- Created by: H_H
- Created on: 04-06-17 13:37
Williams and Best
A Study of Stereotypes
Aim: To investigate the extent of sex stereotyping across 30 different countries.
Method: Participants were given over 300 characteristics and asked to state whether they were more likely to be associated wuth men, women or both.
Results: They found that across the 30 countries, the same charcteristics were ussually associated with males and female. Females were described as understanding, emotional and warm. Men were described as reckless, hard-headed and determined.
Conclusion: The findings of this cross-cultural study suggest that there are commonly held stereotypes of men and women.
Barrett and Short
A Study of Prejudice
Aim: To look at the development of prejudice among young children.
Method: Researchers interviewed 216 English children, aged 5-10, on their views and opinions on people from different European countries.
Results: At this age, children already demonstrated more positive views towards some European groups than to others. Germans were liked the least and the French were liked the most despite the children ahving no factual information on these.
Conclusion: By th age of 10, children already hold prejudiced views towards other nationalities.
A Study on Authoritarian Personality and Prejudice
Aim: To find out if there is a relationship between a person's personality type and prejucied beliefs.
Method: Hundreds of people were interviewed and tested using the F-Scale.
Results: They found a relationship between personality traits anf prejudiced views.
Conclusion: There is an authoritarian personality and people with these characteristics are highly likely to be prejudiced towards other people.
A Study on Prejudice, can also be used for In-Groups & Out-Groups
Aim: To find out if prejudice develops when groups are in competition for scarce resources.
Method: An American summer camp was organised for 22 boys, they were randomply split into 2 teams and kept away from each other; being unaware that the other team existed. The boys were given time to settle into camp and create a group identity. After a while, the 2 groups dicovered each other and the camp staff introduced a series of competitions, the prize being a silver cup for the winning team.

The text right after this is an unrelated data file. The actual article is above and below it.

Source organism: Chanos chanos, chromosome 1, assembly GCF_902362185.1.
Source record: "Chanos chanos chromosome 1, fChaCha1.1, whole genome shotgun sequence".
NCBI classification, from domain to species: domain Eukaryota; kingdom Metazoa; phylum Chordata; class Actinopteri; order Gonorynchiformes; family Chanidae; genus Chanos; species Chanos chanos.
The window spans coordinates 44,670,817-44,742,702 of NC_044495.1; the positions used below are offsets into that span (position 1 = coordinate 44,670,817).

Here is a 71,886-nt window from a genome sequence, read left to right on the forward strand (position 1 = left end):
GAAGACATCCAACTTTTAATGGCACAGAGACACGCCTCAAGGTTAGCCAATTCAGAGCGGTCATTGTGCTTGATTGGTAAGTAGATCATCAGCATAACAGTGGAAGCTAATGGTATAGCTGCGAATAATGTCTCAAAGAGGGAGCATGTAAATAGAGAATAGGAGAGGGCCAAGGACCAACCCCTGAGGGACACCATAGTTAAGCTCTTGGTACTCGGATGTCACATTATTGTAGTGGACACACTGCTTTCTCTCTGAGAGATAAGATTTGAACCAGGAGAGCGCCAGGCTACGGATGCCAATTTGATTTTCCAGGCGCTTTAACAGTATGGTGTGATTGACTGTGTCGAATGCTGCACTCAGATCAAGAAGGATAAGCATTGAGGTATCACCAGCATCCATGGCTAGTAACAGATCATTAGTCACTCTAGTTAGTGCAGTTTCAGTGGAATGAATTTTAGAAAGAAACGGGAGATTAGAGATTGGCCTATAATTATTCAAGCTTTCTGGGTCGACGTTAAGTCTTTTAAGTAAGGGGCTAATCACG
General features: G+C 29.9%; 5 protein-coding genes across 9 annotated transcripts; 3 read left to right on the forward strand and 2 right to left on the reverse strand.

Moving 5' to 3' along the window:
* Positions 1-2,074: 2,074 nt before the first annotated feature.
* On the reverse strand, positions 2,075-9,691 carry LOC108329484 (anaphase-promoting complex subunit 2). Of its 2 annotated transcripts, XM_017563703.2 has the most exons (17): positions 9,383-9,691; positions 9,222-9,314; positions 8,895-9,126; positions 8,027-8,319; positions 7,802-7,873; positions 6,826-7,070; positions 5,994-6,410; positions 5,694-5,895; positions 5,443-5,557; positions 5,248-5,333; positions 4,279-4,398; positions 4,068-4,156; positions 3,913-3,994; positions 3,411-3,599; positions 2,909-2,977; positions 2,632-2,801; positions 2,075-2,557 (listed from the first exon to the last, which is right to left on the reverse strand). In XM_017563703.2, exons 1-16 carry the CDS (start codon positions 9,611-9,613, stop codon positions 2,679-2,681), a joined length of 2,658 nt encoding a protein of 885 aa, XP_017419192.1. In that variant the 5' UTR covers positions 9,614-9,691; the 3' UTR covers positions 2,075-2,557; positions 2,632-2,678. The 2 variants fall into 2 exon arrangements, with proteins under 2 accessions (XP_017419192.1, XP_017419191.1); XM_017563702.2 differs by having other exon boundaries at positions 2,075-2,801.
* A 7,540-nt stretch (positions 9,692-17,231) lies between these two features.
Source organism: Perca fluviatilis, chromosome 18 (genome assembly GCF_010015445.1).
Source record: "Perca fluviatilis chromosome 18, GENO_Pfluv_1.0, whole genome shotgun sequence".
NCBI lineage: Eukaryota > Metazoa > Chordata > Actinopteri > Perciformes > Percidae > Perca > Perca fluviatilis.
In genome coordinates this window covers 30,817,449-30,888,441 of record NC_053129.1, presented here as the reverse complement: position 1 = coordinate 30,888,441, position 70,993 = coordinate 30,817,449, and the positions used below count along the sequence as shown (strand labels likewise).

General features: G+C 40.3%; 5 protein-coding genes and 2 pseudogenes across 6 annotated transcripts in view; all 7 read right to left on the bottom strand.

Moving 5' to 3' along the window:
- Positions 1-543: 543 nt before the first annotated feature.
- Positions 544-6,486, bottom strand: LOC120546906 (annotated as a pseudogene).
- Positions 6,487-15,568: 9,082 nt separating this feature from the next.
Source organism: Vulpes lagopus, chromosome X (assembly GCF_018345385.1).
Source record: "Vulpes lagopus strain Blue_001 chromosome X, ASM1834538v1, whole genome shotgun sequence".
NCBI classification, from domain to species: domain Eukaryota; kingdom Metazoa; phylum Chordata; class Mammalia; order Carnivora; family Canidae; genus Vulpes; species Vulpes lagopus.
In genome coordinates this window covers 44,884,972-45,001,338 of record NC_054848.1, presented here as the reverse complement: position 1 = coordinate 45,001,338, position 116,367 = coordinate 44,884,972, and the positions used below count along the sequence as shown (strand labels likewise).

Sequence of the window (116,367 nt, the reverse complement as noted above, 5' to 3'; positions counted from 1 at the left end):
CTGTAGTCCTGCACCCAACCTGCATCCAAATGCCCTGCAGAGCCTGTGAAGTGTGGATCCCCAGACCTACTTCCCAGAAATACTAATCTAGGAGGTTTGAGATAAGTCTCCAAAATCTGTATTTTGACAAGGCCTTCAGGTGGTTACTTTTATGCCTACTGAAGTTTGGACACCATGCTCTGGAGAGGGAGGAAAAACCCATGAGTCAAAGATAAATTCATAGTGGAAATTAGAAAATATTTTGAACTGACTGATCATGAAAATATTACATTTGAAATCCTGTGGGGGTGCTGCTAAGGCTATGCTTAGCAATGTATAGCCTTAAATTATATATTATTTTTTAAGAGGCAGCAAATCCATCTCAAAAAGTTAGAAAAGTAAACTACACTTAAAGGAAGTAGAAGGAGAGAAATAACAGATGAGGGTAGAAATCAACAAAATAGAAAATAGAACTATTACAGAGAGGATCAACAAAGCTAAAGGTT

Results: Very quickly, the teams began unpleasant name-calling towards each other and tried to attack each other.
Conclusion: Competition is a cause of prejudice.
A Study on In-Groups and Out-Groups, can also be used for Prejudice
Aim: To see if people would be more likely to help a stranger if they believed that they had something in common with them.
Method: A situation was set up so a stuntman fell over in front of Manchester United fans. Half of the time he was wearing a Manchester United shirt, the other times he was wearing a Liverpool shirt.
Results: When he was weraing the Manchester United shirt, he was helped to his feet everytime. When wearing the Liverpool shirt, he was left to help himself everytime.
Conclusion: When we feel that we have something in common with others, we are more likely to help them in an emergency. We are less likely to help out-group members.
A Study on In-Groups and Out-Groups & Discrimination
Aim: To show how easily people discriminate against their out-groups.
Method: 14-15 year old boys were randomly assigned into 2 groups. Each boy was given a game to play where he had to award pairs of points. They were told the points could be swapped for prizes at the end.
Results: The boys awarded points by choosing the pairings that created the biggest difference between the groups, not the pairings that gave them the most points.
Conclusion: People will discriminate against others just because they are members of an out-group.
A Study for Reducing Prejudice
Aim: To teach her class what it felt like to be victims of discrimination.
Method: She told her class the following: blue-eyed children were smarter and better than those with brown eyes and that brown-eyed children couldn't play with the blue-eyed children in the play ground because they are not as good and they can't drink from the water fountain.
Results: The children's reactions to what she said was immediate. The blue-eyed children were delighted, arrogant and became vicious, whilst the brown-eyed children were angry, saddened, confused and withdrawn. On the playground, fights broke out between children who had been friends the previous day. The same day she reversed the experiment and found that the results were reversed for the way the children were feeling.
Conclusion: Elliott believed taht by getting the children to experience what it was like to be victims of prejudice and discrimination, they would grow up being more tolerant towards others.
A Study on Reducing Prejudice
Aim: To investigate children's views of the eldery.
Method: Harwood asked children and their grandparents about their relationships. The children were also questioned about their views of elderly people in general.
Results: Children who had regular contact with grandparents held positive views towards the elderly.
Conclusion: Contact with grandparents is a good predictor of a child's attitude towards the elderly.